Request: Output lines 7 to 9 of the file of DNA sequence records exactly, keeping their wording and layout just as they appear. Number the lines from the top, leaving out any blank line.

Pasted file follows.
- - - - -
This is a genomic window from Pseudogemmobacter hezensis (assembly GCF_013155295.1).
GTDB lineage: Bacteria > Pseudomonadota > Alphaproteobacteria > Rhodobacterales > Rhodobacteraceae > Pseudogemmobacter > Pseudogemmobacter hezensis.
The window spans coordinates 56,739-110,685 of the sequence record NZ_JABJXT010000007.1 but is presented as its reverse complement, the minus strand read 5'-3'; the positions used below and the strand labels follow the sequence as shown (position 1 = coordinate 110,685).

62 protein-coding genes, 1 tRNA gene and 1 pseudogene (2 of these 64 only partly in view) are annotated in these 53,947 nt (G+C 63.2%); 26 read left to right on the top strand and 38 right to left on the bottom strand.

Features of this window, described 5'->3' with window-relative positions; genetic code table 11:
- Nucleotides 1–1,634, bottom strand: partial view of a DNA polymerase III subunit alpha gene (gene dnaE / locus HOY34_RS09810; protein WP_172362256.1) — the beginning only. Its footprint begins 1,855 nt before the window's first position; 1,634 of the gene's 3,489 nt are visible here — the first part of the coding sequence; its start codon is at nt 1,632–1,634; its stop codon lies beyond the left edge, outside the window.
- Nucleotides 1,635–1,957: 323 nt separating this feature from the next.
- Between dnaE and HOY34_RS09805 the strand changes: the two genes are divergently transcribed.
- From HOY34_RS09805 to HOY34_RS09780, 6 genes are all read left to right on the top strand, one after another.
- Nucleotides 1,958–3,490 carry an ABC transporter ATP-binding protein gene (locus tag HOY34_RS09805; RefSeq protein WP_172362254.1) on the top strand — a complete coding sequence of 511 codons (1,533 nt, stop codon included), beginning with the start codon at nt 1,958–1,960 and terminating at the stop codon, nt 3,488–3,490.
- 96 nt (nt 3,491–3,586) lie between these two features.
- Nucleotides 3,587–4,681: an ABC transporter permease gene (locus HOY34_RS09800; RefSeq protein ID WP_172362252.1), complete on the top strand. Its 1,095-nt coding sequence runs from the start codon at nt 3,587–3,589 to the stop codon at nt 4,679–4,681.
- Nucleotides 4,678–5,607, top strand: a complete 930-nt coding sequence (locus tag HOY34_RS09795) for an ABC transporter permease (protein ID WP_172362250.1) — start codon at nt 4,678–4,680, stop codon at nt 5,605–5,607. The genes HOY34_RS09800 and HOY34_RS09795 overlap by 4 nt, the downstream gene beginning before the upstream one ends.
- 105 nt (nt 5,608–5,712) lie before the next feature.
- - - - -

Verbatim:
- Nucleotides 1,635–1,957: 323 nt separating this feature from the next.
- Between dnaE and HOY34_RS09805 the strand changes: the two genes are divergently transcribed.
- From HOY34_RS09805 to HOY34_RS09780, 6 genes are all read left to right on the top strand, one after another.